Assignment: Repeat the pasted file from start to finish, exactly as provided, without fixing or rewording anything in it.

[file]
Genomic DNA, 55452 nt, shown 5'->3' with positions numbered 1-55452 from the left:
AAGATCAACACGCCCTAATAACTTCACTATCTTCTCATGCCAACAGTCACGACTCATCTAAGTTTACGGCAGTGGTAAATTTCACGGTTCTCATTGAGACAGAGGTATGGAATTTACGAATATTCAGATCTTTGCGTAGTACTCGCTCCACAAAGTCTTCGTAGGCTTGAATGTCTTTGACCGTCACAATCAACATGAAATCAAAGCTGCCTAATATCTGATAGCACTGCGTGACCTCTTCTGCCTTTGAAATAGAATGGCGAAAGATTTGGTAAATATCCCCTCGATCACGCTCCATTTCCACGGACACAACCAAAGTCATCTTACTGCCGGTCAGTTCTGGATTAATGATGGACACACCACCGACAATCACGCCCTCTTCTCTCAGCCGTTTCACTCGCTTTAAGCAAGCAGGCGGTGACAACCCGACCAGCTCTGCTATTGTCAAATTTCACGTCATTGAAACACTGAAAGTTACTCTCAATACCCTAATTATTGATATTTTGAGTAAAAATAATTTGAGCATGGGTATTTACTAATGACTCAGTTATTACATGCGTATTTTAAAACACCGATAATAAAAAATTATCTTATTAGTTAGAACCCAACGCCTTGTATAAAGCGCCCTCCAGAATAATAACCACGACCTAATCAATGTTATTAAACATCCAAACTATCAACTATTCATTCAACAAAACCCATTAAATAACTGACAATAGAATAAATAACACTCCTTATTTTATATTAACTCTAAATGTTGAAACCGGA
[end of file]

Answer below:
Genomic DNA, 55452 nt, shown 5'->3' with positions numbered 1-55452 from the left:
AAGATCAACACGCCCTAATAACTTCACTATCTTCTCATGCCAACAGTCACGACTCATCTAAGTTTACGGCAGTGGTAAATTTCACGGTTCTCATTGAGACAGAGGTATGGAATTTACGAATATTCAGATCTTTGCGTAGTACTCGCTCCACAAAGTCTTCGTAGGCTTGAATGTCTTTGACCGTCACAATCAACATGAAATCAAAGCTGCCTAATATCTGATAGCACTGCGTGACCTCTTCTGCCTTTGAAATAGAATGGCGAAAGATTTGGTAAATATCCCCTCGATCACGCTCCATTTCCACGGACACAACCAAAGTCATCTTACTGCCGGTCAGTTCTGGATTAATGATGGACACACCACCGACAATCACGCCCTCTTCTCTCAGCCGTTTCACTCGCTTTAAGCAAGCAGGCGGTGACAACCCGACCAGCTCTGCTATTGTCAAATTTCACGTCATTGAAACACTGAAAGTTACTCTCAATACCCTAATTATTGATATTTTGAGTAAAAATAATTTGAGCATGGGTATTTACTAATGACTCAGTTATTACATGCGTATTTTAAAACACCGATAATAAAAAATTATCTTATTAGTTAGAACCCAACGCCTTGTATAAAGCGCCCTCCAGAATAATAACCACGACCTAATCAATGTTATTAAACATCCAAACTATCAACTATTCATTCAACAAAACCCATTAAATAACTGACAATAGAATAAATAACACTCCTTATTTTATATTAACTCTAAATGTTGAAACCGGA